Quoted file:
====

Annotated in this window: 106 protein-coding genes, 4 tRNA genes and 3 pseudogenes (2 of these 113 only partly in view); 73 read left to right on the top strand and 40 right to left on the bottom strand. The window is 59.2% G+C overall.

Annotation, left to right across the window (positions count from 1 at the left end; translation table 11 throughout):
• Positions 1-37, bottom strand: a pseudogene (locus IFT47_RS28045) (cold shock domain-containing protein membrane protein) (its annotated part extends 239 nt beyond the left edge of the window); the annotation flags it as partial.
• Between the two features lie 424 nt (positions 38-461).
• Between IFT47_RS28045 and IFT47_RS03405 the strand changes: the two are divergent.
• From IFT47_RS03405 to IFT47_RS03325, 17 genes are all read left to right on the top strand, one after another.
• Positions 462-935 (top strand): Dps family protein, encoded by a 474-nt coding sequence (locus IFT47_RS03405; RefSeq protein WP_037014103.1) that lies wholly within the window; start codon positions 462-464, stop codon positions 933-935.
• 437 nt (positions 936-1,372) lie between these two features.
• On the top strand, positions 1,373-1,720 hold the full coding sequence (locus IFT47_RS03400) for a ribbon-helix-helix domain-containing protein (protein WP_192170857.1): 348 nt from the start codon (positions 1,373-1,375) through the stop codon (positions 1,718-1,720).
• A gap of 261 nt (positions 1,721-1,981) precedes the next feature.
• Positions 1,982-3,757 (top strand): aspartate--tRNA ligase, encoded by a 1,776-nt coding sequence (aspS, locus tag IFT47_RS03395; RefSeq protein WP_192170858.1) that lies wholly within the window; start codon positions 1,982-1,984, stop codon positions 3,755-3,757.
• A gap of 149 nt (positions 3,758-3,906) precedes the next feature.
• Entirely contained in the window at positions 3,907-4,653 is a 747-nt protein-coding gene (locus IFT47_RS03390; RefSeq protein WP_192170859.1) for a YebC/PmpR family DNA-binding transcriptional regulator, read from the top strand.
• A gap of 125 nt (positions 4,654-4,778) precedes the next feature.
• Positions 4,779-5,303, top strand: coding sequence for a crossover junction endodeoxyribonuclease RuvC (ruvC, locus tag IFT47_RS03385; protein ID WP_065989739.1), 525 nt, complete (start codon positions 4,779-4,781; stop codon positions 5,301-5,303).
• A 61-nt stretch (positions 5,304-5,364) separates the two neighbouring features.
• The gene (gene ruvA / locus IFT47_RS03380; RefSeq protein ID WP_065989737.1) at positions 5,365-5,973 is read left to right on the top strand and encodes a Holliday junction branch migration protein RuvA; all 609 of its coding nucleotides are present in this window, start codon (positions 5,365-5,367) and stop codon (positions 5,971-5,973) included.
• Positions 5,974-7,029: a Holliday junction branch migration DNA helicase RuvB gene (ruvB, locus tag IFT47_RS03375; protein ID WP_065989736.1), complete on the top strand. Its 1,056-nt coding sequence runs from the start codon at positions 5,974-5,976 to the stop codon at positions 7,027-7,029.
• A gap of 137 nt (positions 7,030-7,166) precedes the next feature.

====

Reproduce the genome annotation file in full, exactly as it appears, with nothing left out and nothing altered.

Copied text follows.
Annotated in this window: 106 protein-coding genes, 4 tRNA genes and 3 pseudogenes (2 of these 113 only partly in view); 73 read left to right on the top strand and 40 right to left on the bottom strand. The window is 59.2% G+C overall.

Annotation, left to right across the window (positions count from 1 at the left end; translation table 11 throughout):
• Positions 1-37, bottom strand: a pseudogene (locus IFT47_RS28045) (cold shock domain-containing protein membrane protein) (its annotated part extends 239 nt beyond the left edge of the window); the annotation flags it as partial.
• Between the two features lie 424 nt (positions 38-461).
• Between IFT47_RS28045 and IFT47_RS03405 the strand changes: the two are divergent.
• From IFT47_RS03405 to IFT47_RS03325, 17 genes are all read left to right on the top strand, one after another.
• Positions 462-935 (top strand): Dps family protein, encoded by a 474-nt coding sequence (locus IFT47_RS03405; RefSeq protein WP_037014103.1) that lies wholly within the window; start codon positions 462-464, stop codon positions 933-935.
• 437 nt (positions 936-1,372) lie between these two features.
• On the top strand, positions 1,373-1,720 hold the full coding sequence (locus IFT47_RS03400) for a ribbon-helix-helix domain-containing protein (protein WP_192170857.1): 348 nt from the start codon (positions 1,373-1,375) through the stop codon (positions 1,718-1,720).
• A gap of 261 nt (positions 1,721-1,981) precedes the next feature.
• Positions 1,982-3,757 (top strand): aspartate--tRNA ligase, encoded by a 1,776-nt coding sequence (aspS, locus tag IFT47_RS03395; RefSeq protein WP_192170858.1) that lies wholly within the window; start codon positions 1,982-1,984, stop codon positions 3,755-3,757.
• A gap of 149 nt (positions 3,758-3,906) precedes the next feature.
• Entirely contained in the window at positions 3,907-4,653 is a 747-nt protein-coding gene (locus IFT47_RS03390; RefSeq protein WP_192170859.1) for a YebC/PmpR family DNA-binding transcriptional regulator, read from the top strand.
• A gap of 125 nt (positions 4,654-4,778) precedes the next feature.
• Positions 4,779-5,303, top strand: coding sequence for a crossover junction endodeoxyribonuclease RuvC (ruvC, locus tag IFT47_RS03385; protein ID WP_065989739.1), 525 nt, complete (start codon positions 4,779-4,781; stop codon positions 5,301-5,303).
• A 61-nt stretch (positions 5,304-5,364) separates the two neighbouring features.
• The gene (gene ruvA / locus IFT47_RS03380; RefSeq protein ID WP_065989737.1) at positions 5,365-5,973 is read left to right on the top strand and encodes a Holliday junction branch migration protein RuvA; all 609 of its coding nucleotides are present in this window, start codon (positions 5,365-5,367) and stop codon (positions 5,971-5,973) included.
• Positions 5,974-7,029: a Holliday junction branch migration DNA helicase RuvB gene (ruvB, locus tag IFT47_RS03375; protein ID WP_065989736.1), complete on the top strand. Its 1,056-nt coding sequence runs from the start codon at positions 5,974-5,976 to the stop codon at positions 7,027-7,029.
• A gap of 137 nt (positions 7,030-7,166) precedes the next feature.